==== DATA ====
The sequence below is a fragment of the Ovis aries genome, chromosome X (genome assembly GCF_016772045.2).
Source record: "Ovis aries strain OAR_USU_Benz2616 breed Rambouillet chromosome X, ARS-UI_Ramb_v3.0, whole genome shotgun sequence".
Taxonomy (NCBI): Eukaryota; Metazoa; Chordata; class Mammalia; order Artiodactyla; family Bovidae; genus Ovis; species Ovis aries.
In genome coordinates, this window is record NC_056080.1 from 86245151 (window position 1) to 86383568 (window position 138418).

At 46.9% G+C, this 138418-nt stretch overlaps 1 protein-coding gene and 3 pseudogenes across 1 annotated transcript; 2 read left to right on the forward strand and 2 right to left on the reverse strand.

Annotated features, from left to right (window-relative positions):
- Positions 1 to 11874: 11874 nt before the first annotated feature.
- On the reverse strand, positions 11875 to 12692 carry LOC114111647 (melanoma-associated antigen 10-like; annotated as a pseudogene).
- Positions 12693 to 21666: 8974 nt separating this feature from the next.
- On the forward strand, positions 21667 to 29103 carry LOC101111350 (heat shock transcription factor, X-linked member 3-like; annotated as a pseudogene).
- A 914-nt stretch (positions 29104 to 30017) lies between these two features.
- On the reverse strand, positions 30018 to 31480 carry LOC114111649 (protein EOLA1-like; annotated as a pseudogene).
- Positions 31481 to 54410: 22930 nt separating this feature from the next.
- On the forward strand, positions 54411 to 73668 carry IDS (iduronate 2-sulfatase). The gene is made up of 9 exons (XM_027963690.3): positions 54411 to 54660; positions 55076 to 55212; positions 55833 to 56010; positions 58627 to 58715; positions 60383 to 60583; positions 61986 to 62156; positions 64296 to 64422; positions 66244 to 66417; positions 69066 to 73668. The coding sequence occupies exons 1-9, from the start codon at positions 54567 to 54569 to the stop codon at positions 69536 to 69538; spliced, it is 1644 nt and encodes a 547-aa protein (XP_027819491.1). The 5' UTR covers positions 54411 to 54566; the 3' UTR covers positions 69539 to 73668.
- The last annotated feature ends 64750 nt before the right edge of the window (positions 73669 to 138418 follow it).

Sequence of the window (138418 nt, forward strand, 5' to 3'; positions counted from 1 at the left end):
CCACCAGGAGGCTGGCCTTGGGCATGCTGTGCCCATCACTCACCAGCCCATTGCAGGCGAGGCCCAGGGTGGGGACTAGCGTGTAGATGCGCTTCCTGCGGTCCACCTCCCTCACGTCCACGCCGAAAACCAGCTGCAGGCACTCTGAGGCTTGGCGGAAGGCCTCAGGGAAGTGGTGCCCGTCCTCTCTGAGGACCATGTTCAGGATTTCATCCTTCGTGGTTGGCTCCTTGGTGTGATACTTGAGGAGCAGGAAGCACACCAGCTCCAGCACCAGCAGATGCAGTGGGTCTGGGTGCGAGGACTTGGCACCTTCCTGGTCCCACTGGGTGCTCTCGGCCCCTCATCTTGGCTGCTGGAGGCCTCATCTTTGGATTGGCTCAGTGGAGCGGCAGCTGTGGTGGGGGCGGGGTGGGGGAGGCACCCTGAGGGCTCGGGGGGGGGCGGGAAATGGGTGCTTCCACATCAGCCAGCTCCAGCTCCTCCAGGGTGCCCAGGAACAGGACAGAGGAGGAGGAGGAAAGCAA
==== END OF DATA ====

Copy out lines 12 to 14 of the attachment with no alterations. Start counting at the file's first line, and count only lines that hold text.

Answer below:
- On the reverse strand, positions 30018 to 31480 carry LOC114111649 (protein EOLA1-like; annotated as a pseudogene).
- Positions 31481 to 54410: 22930 nt separating this feature from the next.
- On the forward strand, positions 54411 to 73668 carry IDS (iduronate 2-sulfatase). The gene is made up of 9 exons (XM_027963690.3): positions 54411 to 54660; positions 55076 to 55212; positions 55833 to 56010; positions 58627 to 58715; positions 60383 to 60583; positions 61986 to 62156; positions 64296 to 64422; positions 66244 to 66417; positions 69066 to 73668. The coding sequence occupies exons 1-9, from the start codon at positions 54567 to 54569 to the stop codon at positions 69536 to 69538; spliced, it is 1644 nt and encodes a 547-aa protein (XP_027819491.1). The 5' UTR covers positions 54411 to 54566; the 3' UTR covers positions 69539 to 73668.